SCULPTURE BY LEONIE GIBBS, CAROL PEACE AND PAUL VANSTONE, 6TH May – 16TH June 2007

1st December 2011

FIGURES IN THE LANDSCAPE

EXHIBITION DATES: 6TH MAY- 16TH JUNE 2007

Leonie Gibbs, Paul Vanstone and Carol Peace are all sculptors who work within a strong figurative tradition on both a domestic and monumental scale.  In different ways their work draws strength and inspiration from the land, in turn merging sympathetically into a rural or domestic landscape.

Leonie Gibbs has lived most of her life in Scotland. The Scottish landscape and its myths and legends, as well as her love of wild animals, have been the most formative influences on her work.  She is also fascinated by Greek and Egyptian myths.  Working in bronze her pieces are dynamic and posed for action inhabiting an imaginative world of story telling and heroism played out against the wild Scottish landscape.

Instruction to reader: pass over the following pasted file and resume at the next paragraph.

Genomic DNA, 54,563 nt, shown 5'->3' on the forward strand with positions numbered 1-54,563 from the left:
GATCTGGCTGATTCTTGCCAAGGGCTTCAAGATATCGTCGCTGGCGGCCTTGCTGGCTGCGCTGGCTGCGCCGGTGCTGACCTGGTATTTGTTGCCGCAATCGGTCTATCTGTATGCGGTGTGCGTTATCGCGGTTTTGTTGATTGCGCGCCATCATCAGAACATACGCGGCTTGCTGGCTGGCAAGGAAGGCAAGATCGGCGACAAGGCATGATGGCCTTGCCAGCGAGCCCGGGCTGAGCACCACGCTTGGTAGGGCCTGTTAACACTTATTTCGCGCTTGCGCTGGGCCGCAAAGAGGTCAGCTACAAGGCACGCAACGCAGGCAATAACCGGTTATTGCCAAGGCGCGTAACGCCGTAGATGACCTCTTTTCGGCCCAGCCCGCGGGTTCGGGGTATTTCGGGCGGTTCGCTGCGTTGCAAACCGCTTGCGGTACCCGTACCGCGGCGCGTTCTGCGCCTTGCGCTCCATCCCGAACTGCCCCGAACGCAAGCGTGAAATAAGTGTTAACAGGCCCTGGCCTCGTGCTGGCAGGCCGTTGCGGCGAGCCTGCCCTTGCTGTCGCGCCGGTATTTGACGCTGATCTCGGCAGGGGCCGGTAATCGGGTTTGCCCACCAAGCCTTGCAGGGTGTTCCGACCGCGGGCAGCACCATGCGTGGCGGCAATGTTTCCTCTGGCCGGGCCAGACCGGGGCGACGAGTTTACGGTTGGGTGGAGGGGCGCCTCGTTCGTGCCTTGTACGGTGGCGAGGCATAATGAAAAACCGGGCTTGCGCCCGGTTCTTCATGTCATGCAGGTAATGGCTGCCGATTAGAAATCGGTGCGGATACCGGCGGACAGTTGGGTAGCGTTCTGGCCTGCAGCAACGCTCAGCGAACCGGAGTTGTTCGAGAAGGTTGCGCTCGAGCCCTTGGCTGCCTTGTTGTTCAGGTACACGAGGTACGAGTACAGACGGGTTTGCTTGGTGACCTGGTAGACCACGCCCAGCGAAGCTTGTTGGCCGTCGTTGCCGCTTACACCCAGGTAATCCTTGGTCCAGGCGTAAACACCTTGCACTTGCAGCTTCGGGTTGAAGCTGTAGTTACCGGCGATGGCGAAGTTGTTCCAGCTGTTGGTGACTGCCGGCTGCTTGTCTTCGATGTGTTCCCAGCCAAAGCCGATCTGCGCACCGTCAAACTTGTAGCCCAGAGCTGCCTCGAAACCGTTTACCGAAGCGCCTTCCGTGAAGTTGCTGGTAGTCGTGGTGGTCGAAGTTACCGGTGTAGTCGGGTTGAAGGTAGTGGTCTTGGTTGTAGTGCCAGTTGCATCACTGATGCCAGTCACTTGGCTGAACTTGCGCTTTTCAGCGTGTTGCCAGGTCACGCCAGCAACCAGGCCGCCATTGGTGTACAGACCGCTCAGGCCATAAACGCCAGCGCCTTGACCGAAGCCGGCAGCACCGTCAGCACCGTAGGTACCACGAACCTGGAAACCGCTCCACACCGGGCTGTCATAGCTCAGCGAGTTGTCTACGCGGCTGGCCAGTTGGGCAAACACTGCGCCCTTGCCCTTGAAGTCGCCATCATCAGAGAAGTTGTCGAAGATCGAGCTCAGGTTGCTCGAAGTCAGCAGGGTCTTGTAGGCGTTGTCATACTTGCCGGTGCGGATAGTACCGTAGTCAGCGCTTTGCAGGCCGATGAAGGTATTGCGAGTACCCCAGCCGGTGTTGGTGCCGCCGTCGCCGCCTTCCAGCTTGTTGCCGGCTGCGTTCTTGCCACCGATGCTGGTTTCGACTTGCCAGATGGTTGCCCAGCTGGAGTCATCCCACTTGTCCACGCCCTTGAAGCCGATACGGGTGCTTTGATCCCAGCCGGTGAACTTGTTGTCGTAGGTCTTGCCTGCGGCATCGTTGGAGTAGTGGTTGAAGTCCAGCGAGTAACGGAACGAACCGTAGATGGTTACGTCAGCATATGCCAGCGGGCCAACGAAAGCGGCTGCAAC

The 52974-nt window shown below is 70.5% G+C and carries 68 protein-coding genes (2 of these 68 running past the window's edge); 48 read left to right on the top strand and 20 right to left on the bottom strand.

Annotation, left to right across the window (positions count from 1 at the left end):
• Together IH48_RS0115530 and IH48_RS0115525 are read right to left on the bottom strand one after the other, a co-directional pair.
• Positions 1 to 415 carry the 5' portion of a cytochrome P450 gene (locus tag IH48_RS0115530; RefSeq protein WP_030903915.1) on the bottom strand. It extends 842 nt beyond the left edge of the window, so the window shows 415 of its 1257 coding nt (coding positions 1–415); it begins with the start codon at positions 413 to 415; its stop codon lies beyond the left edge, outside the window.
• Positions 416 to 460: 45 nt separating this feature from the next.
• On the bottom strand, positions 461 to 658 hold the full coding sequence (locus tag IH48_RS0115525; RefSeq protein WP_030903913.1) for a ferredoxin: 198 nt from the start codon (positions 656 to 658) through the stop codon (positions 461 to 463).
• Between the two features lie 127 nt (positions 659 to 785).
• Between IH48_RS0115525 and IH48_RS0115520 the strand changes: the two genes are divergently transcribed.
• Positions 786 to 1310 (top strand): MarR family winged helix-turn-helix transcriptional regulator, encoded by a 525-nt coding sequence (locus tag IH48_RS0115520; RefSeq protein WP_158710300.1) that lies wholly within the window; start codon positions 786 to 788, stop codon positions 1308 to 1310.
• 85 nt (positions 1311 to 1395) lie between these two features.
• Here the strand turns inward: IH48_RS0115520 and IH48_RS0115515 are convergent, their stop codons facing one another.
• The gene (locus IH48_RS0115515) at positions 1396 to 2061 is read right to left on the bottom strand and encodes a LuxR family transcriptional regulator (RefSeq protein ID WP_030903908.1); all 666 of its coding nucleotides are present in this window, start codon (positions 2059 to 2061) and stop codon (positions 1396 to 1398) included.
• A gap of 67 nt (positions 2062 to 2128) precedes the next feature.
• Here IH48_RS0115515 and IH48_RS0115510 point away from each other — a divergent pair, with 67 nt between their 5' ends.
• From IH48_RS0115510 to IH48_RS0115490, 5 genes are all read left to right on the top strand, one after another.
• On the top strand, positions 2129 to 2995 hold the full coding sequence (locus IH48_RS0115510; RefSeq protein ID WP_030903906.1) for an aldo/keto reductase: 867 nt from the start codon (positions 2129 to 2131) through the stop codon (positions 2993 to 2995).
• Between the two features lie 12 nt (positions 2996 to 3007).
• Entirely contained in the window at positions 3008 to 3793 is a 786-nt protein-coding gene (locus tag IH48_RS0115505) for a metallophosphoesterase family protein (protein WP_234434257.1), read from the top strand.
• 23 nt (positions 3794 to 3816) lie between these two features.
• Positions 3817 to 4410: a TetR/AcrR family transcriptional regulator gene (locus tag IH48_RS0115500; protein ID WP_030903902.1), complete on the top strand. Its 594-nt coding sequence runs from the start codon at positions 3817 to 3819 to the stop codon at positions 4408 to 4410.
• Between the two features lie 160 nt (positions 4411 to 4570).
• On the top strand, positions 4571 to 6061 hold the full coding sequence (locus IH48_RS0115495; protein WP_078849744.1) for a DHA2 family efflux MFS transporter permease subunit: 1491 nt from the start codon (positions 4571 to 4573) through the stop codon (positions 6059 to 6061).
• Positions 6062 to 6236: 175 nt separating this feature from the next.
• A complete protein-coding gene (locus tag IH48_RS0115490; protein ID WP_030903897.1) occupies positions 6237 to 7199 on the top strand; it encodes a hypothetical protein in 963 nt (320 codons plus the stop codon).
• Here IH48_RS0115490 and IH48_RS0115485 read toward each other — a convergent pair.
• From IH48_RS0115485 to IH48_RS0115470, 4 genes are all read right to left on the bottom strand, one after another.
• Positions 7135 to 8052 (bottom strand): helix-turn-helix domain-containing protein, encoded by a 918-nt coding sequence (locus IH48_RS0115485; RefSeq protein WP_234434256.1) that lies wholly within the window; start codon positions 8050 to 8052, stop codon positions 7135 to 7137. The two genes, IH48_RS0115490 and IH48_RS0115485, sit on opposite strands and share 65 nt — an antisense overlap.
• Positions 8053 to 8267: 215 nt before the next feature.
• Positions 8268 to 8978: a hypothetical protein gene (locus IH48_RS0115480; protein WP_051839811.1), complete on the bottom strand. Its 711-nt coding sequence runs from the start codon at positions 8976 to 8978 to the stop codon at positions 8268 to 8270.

By contrast, Carol Peace’s figures inhabit an inner world of self-reflection.  She derives her knowledge of the human body from detailed life drawings but when she models them in clay the figures come from her imagination reaching beyond mere depiction.  With their delicately balanced forms and rock like plinths the large-scale works relate to forms and volumes found in the landscape, their often elongated limbs and strange proportions lending them a surreal air. They invite the viewer to mediate on the human condition, the step from adolescence to adult hood or the vulnerability of a mother and child.

Paul Vanstone is fascinated by the material properties of his medium.  Recently he has abandoned modelling to work directly as a carver. Hunting down the right materials whether from Spain, Italy or Portugal is part of his creative process.  The physical properties of the stone are part of the language of the finished piece. His most recent work is executed in Thassos marble, associated with the purity of ancient Greek sculpture.  In these drapery studies he is playing with formal qualities, pattern across a volume, the contrast between the hardness and coldness of the medium and the warm soft cloth.  The finished works have a drawn quality, a sense of line crossing volume, a delicate flow and balance.  Yet they still retain the rawness and power of the original block of marble quarried from earth.

The sculpture will be shown with Oona Campbell’s Sussex landscapes inside the gallery as well as in the open air.